The Philippines lodged a diplomatic protest against China on Tuesday after a Chinese Coast Guard (CCG) ship targeted a Philippine Coast Guard (PCG) vessel with a military-grade laser in disputed waters earlier this month.
The incident, which reportedly caused temporary blindness among Filipino crew members, occurred near Second Thomas Shoal, 105 nautical miles (approximately 121 miles) off the Philippine province of Palawan — well within the country’s 200-nautical mile (approximately 230 miles) exclusive economic zone (EEZ) — in the West Philippine Sea on Feb. 6. The shoal, locally known as Ayungin, houses a Philippine military contingent aboard a World War II ship that was placed to reinforce Manila’s sovereignty in the area in 1999. In its eighth protest against the Chinese Embassy in Manila this year — and 203rd overall — the Department of Foreign Affairs (DFA) condemned “the shadowing, harassment, dangerous maneuvers, directing of military-grade laser and illegal radio challenges” posed by CCG ship 5205 against the PCG vessel, BRP Malapascua, as it carried out a resupply mission to the shoal. DFA spokesperson Ma. Teresita Daza described China’s actions as “acts of aggression” that are “disturbing and disappointing” as they occurred just a month after Philippine President Ferdinand Marcos Jr. landed in Beijing for a state visit.
She asserted in a statement:
The Philippines has the prerogative to conduct legitimate activities within its exclusive economic zone and continental shelf. China does not have law enforcement rights or powers in and around Ayungin Shoal or any part of the Philippine EEZ.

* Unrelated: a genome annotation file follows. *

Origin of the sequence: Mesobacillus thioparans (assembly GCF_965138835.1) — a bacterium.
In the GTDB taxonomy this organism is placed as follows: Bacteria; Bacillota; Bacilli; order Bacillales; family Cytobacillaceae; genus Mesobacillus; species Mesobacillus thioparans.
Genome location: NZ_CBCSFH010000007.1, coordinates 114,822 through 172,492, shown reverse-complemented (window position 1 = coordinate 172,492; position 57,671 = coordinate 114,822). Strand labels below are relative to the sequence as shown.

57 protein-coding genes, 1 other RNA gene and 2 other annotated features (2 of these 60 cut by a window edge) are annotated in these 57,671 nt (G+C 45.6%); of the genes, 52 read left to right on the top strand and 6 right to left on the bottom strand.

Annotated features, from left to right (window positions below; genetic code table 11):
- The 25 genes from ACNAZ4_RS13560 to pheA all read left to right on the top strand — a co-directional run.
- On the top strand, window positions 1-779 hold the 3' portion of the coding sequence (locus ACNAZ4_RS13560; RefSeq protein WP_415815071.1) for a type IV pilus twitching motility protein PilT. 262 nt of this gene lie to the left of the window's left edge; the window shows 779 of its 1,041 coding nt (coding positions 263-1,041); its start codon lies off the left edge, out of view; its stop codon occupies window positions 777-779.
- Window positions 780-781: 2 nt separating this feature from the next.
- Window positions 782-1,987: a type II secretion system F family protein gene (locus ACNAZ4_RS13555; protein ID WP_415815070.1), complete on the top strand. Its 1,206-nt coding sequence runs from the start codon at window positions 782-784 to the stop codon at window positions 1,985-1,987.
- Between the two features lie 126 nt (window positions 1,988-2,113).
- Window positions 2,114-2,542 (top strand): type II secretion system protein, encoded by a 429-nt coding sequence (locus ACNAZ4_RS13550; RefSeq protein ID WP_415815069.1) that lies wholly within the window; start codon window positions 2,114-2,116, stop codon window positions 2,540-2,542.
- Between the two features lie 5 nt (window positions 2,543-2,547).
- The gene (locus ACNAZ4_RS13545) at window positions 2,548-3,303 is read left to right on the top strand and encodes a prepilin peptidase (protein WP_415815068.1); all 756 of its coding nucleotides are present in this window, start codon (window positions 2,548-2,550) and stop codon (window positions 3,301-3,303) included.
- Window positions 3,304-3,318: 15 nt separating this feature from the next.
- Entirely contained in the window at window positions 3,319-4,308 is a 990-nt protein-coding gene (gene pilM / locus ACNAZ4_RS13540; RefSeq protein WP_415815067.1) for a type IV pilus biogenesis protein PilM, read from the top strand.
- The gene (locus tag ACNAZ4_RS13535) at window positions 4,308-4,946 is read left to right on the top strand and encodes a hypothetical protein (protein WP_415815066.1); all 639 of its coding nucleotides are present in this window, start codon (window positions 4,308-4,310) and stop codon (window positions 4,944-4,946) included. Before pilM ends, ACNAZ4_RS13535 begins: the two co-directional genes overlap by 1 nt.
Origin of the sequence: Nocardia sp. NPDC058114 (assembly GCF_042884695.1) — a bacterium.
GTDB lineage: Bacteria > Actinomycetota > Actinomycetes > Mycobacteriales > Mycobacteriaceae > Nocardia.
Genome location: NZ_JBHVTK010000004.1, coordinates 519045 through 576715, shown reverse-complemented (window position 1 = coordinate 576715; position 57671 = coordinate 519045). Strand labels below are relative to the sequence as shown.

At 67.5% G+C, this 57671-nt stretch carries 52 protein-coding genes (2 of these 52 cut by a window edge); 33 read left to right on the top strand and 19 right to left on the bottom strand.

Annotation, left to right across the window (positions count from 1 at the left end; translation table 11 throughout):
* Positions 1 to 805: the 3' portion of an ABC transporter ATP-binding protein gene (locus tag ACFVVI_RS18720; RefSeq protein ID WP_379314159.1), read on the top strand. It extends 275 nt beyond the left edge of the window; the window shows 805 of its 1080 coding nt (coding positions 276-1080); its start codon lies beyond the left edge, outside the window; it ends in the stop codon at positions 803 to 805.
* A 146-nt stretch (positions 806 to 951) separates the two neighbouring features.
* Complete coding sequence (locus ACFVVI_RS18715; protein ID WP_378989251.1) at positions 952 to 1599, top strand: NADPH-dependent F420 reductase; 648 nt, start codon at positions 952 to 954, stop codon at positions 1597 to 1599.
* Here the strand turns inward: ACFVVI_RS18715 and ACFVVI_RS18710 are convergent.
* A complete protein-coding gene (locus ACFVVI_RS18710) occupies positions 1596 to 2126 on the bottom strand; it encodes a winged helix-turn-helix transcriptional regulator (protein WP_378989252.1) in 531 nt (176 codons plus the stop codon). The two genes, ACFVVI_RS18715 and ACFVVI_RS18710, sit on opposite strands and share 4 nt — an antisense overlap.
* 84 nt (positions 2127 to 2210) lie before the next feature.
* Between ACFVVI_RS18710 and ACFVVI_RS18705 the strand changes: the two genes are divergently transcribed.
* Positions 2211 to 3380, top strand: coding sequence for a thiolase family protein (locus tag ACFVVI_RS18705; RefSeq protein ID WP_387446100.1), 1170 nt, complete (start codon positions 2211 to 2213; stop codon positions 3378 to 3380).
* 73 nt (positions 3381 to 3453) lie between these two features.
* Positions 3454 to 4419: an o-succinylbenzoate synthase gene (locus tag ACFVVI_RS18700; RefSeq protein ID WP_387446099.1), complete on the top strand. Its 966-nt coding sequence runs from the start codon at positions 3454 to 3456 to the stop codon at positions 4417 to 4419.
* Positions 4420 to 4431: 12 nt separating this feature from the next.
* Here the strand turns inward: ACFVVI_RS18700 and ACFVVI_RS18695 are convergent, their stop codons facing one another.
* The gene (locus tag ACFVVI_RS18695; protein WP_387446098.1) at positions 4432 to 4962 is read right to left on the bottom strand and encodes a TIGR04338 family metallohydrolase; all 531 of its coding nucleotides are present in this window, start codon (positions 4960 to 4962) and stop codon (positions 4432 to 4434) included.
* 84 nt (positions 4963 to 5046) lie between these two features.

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The DFA also called on China to comply with its obligations under the 1982 United Nations Convention on the Law of the Sea (UNCLOS), as well as the 2016 Award in the South China Sea Arbitration, which ruled that Beijing’s expansive maritime claims have no basis in international law and that it has no lawful claims to areas of the Philippines’ EEZ and continental shelf.
Later on Tuesday, Marcos also summoned Chinese Ambassador Huang Xilian to raise his “serious concern” over China’s actions.
After their meeting, the Chinese Embassy issued a statement saying Marcos and Huang had “exchanged views on how to implement the consensus reached by the two heads of state, strengthen dialogue and communication, and properly manage maritime differences between China and the Philippines.”
The laser-pointing incident has also drawn protests from the U.S. and Australia.
U.S. State Department spokesperson Ned Price said in a statement:
The United States stands with our Philippine allies in the face of the People’s Republic of China (PRC) Coast Guard’s reported use of laser devices against the crew of a Philippine Coast Guard ship on February 6 in the South China Sea. The PRC’s conduct was provocative and unsafe, resulting in the temporary blindness of the crewmembers of the BRP Malapascua and interfering with the Philippines’ lawful operations in and around Second Thomas Shoal. More broadly, the PRC’s dangerous operational behavior directly threatens regional peace and stability, infringes upon freedom of navigation in the South China Sea as guaranteed under international law, and undermines the rules-based international order.
Meanwhile, Australian Ambassador to the Philippines HK Yu tweeted:
Australia shares concerns about unsafe and intimidatory actions directed against the Philippines. We continue to call for peace, stability and respect for international law in the South China Sea, a vital international waterway.
China has since defended its actions. In a regular briefing Sunday, Chinese Foreign Ministry spokesperson Wang Wenbin said the Philippine vessel had “intruded into the waters off the Ren’ai Reef without Chinese permission” and that the Philippines should “avoid taking any actions that may exacerbate disputes and complicate the situation.”